Looking Back At Sotomayor's 1995 Baseball Ruling

President Obama has nominated Judge Sonia Sotomayor to replace Justice David Souter on the U.S. Supreme Court. But for a time in the mid-1990s, Sotomayor was known as the woman who saved baseball.

In 1994, for the first time in 90 years, there was no World Series for the Boys of Summer. The baseball strike went on to last more than seven months.

"It was terrible," says Paul Finkelman, an expert in sports law at Albany Law School. "It almost destroyed baseball. If you are a baseball fan, a summer without baseball is a year without a summer."

"My first year in law school was the fall of '94," says Howard Wasserman, a law professor at Florida International University. "I probably did better because I didn't have baseball distracting me."

The fight between baseball players and team owners was not a typical labor-management dispute. Millions of people sat waiting for America's pastime to resume.

In 1995, the year after the World Series was canceled, the dispute reached Judge Sotomayor. She was still relatively new to the U.S. District Court in New York. She had come from a law firm where she represented high-profile corporations like Ferrari.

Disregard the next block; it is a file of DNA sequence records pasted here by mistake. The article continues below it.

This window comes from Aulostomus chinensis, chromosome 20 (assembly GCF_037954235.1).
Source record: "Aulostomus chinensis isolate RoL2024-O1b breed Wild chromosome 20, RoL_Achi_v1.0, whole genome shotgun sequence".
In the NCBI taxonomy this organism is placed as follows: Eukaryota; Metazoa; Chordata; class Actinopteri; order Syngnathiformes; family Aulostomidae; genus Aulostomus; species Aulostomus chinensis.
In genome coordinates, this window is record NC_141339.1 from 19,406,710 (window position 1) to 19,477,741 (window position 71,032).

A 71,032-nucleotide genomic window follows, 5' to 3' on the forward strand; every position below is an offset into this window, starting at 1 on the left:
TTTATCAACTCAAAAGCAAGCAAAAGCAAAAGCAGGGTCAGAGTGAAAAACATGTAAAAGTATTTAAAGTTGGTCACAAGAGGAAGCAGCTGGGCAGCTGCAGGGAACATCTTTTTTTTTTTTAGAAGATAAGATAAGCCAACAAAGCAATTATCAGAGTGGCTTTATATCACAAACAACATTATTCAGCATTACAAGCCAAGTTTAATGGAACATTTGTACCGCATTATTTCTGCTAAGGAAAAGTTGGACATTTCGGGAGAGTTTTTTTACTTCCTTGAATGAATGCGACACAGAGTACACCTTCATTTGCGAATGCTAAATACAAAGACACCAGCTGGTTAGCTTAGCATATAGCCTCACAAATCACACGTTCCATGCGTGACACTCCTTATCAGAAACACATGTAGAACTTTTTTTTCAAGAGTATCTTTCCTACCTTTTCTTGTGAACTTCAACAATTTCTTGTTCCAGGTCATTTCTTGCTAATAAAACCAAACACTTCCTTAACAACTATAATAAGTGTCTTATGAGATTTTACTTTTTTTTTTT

In this case, she sided with the baseball players over the owners. She forced both sides back to negotiations.

"She could have simply looked at how does this affect the parties," says Jeff Hirsch, who teaches labor law at the University of Tennessee.

But her analysis examined the context of the dispute between the players and the owners.

"She explicitly states in the opinion that one of the reasons an injunction is warranted is that this is really affecting the public in a lot of ways," Hirsch says. "There is, I think, a recognition there that sports in general, baseball in particular, maybe holds a special place."

In fact, Wasserman points out, Sotomayor's opinion explicitly recognizes the sports fans as she explains the details of the labor dispute.

"I recognize that baseball purists will wince at my simplified explanation of the very complex relationship between the owners and the players," she writes.

"In the end, she concludes that what the major league owners did violated labor law," Finkelman says. "So she issued a preliminary injunction, which forced major league owners back to the negotiating table and kept the baseball season going."

"I think actually this case is very important for understanding her judicial philosophy," Finkelman says.

Sotomayor framed that philosophy after Obama introduced her as his nominee Tuesday at the White House: "I strive never to forget the real-world consequences of my decisions on individuals, businesses and government."

In the baseball lawsuit, those consequences meant the return of the game. In the New York Daily News, the headline read: "Lords of Baseball Strike Out Again."

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